Seven things you must include in your Japan itinerary
Written by: Julia Hammond
Japan scores highly when it comes to scenery, culture and originality. From the tropical beaches of Okinawa to the ski resorts of Hokkaido, this densely populated nation has something for everyone. You’ll be so spoiled for choice the only problem you’ll face is figuring out what to include. Help is at hand: here are Mundana’s recommendations for seven things you must include in your Japan itinerary.
Watching the wrestlers at a sumo stable
Few sports capture the imagination like sumo. This male only national sport is ritualistic and compelling. Matches take place in an elevated ring called a dohyo. The wrestler who first exits the ring or touches the ground with any part of his body besides the soles of his feet loses. Size is an advantage, hence the extreme weight gain by those making a career out of the sport. Catch a match at one of the six tournaments held throughout the year. Alternatively, ask your concierge to arrange a visit to a sumo stable in the Tokyo area, where training sessions take place.
Geisha spotting in Kyoto
Japan’s former capital is the best place in the country to catch a glimpse into the world of the geisha. With their white painted faces, immaculate hairstyles and colourful kimonos, they’re a reminder of times past. Maiko, or geisha trainees, spend five years at school to learn aspects of the Japanese culture such as the tea ceremony, art of flower arranging, Japanese traditional music and dance, before graduating as geiko, the local term for geisha. Shows are organised to give visitors a taste of this ancient tradition, but hang around in Gion district in the early evening and you might just catch sight of
Taking a sand bath in Beppu
Thanks to its location on the Pacific Ring of Fire, Japan’s a hotbed of tectonic activity. Use this to your advantage with a visit to the town of Beppu on Kyushu Island. There, you can choose to be buried up to your neck in black sand warmed by naturally occurring geothermal heat. It’s said by locals to have health-enhancing properties to boot. When you’re done, shower off the sand and head for Beppu’s seven hells. There you can see nature at its most intense, with bubbling mud pools and springs hot enough to hard boil an egg.
Paying your respects at Hiroshima
The Allied decision towards the end of World War Two to drop an atomic bomb on Hiroshima wasn’t taken lightly. But the horror of this new military technology was unimaginable. Today, the skeletal remains of the Hiroshima Prefectural Industrial Promotion Hall, located only about 175 yards from where the bomb hit, stand as a chilling reminder of the terrible destruction war brings. Learn about the pivotal events of August 1945 at the museum. Then, pay your respects to those who lost their lives at the Hiroshima Peace Park Memorial.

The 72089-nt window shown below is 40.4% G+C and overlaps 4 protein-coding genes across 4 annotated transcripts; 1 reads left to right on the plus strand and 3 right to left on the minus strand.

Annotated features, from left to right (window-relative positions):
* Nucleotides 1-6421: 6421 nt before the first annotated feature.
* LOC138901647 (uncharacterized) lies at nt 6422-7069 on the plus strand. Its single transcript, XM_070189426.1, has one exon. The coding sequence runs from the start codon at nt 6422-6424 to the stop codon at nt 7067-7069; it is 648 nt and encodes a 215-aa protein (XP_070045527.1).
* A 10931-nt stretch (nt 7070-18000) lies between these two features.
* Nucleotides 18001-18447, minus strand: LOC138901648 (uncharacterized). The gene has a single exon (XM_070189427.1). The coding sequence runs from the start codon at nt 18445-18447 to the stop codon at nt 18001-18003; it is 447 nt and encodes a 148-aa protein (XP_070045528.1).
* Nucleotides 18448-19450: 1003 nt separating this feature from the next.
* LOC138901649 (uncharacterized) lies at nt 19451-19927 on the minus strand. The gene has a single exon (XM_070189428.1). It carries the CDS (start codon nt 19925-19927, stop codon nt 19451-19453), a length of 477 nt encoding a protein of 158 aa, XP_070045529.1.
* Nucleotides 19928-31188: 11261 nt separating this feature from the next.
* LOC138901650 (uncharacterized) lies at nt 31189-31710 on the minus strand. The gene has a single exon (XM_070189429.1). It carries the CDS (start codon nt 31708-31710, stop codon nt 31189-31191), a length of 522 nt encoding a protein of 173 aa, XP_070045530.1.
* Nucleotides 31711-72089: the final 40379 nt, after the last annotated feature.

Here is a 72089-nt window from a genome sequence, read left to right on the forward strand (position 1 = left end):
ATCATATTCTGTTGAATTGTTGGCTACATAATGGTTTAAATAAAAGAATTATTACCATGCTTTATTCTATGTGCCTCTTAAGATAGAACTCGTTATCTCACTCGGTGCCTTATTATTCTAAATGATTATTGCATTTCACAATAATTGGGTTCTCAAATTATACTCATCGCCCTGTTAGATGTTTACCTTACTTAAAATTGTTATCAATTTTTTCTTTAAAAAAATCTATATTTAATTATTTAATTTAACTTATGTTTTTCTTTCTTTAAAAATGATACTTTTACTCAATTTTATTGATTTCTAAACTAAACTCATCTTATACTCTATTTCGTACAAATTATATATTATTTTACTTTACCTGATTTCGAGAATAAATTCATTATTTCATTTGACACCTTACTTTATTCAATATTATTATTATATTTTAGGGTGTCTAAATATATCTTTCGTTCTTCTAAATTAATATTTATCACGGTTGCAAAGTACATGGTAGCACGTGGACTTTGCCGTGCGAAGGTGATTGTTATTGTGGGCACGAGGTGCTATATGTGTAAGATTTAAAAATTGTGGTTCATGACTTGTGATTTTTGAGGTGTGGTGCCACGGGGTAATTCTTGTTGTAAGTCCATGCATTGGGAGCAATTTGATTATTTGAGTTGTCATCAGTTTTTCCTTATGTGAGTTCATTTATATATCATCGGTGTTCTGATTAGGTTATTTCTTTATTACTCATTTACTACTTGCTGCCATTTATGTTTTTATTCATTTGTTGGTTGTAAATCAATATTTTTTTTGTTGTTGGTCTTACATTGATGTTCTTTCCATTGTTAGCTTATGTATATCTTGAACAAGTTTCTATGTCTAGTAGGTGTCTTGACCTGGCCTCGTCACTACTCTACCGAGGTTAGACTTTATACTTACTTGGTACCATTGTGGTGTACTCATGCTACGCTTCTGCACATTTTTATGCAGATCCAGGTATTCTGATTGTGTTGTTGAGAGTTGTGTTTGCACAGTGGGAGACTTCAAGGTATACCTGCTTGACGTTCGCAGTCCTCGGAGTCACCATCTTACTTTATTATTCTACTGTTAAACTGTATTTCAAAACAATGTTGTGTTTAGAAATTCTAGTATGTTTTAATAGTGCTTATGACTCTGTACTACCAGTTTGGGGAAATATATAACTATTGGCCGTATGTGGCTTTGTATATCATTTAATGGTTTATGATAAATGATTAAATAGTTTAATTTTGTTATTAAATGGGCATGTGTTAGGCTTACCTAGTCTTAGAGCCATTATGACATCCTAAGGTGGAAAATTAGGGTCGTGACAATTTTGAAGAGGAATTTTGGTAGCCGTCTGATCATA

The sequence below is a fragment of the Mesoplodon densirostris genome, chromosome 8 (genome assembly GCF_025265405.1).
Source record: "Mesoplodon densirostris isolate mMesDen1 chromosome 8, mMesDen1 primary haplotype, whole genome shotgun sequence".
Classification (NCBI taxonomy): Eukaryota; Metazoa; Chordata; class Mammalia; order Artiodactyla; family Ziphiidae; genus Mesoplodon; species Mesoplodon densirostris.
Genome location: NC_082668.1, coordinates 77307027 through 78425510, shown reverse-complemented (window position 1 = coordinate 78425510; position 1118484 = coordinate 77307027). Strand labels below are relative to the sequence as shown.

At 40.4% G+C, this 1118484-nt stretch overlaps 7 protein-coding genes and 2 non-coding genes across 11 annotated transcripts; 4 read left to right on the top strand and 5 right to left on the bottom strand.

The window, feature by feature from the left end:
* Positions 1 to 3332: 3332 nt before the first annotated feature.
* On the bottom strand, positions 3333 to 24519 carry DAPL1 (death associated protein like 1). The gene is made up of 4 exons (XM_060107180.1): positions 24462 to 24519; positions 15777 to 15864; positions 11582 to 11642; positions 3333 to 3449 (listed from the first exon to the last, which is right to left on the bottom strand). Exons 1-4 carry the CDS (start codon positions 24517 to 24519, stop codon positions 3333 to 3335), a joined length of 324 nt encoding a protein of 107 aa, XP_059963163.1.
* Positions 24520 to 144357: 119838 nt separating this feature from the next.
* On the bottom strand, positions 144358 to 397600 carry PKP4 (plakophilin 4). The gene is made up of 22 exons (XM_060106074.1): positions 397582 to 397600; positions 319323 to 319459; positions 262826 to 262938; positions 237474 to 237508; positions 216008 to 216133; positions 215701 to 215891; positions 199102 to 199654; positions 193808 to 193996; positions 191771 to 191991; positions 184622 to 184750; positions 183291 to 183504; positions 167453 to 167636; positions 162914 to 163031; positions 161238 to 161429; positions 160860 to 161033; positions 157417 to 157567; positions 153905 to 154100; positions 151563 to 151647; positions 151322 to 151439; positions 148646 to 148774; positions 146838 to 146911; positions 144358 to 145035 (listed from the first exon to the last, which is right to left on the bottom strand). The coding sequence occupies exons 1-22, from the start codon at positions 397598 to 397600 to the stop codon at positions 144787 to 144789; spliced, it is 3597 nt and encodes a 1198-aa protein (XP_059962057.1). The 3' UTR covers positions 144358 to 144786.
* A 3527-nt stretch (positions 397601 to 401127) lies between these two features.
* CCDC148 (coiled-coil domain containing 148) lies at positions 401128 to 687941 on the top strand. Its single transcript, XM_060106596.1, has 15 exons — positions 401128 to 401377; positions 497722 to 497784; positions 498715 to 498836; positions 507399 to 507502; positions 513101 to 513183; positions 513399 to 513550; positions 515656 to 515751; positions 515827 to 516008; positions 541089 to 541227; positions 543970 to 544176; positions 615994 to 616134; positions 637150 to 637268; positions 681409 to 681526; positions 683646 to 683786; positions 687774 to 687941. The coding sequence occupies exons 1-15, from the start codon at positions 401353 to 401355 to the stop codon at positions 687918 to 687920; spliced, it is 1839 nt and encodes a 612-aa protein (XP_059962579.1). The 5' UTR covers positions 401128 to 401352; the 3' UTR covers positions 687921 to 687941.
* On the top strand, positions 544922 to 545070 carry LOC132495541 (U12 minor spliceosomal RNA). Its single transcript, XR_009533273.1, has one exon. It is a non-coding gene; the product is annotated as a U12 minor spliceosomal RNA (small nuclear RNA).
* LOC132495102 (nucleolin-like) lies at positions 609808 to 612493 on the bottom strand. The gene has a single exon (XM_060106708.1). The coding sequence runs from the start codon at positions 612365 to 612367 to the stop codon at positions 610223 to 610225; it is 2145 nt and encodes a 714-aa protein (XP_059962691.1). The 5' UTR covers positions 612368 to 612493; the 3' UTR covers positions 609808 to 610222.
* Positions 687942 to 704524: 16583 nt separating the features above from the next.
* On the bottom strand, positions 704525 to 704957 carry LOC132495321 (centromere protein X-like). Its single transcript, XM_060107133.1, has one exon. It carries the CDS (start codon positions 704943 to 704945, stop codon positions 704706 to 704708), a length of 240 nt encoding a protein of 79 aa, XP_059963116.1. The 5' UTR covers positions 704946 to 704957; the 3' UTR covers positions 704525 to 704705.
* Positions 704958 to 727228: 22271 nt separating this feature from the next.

Joining the cormorant fishermen in Uji
Uji’s fishermen have been using cormorants to land their catch for centuries. It’s a tradition that’s thought to have a thousand year history. A short train ride from Kyoto, watching the men work by the light of their fiery lanterns is one of Japan’s most unusual and atmospheric tourist activities. On warm summer evenings from July to September boats ferry visitors along the Uji River. Cormorants are attached to leashes and dive for fish. Their reward is a share of the catch.
Soaking in an onsen
The act of taking a bath in a Japanese onsen is a ritual that should be experienced at least once during your trip. Visiting these outdoor hot tubs is a social occasion. Take a shower first and then strip off and hop in. If modesty gets in the way, try a dip in the onsen overlooking the sea at the Furusato Kanko hotel on Sakurajima Island. It’s a religious shrine. Unusually, both sexes are welcome to bathe together, but you’ll need to don white robes before you enter the water. Too tame? Try the Jigokudani Yaenkoen Park near Nagano. The onsen is a favourite haunt of the Japanese macaques, also known as snow monkeys.
Riding the Shinkansen
Japan’s high speed trains are famed throughout the world for their reliability, punctuality and cleanliness. Bullet trains slice through the Japanese countryside making short work of the distance. Ride from Tokyo to Kyoto past the distinctive cone shaped volcano Mount Fuji on the Tokaido Shinkansen Line. Alternatively try the Seto Ohashi Line – you’ll cross six interconnected bridges to reach Shikoku. Another favourite is the spectacular coastal scenery viewed from the Gono Line in northern Honshu. But also hop off the high speed network to board the slow train. The Sagano Scenic Railway is at its best in “koyo” season when autumn temperatures turn the leaves red, russet and gold.
Mundana’s experts know what you shouldn’t miss when planning a Japan itinerary – why not give them a call and arrange the trip of a lifetime?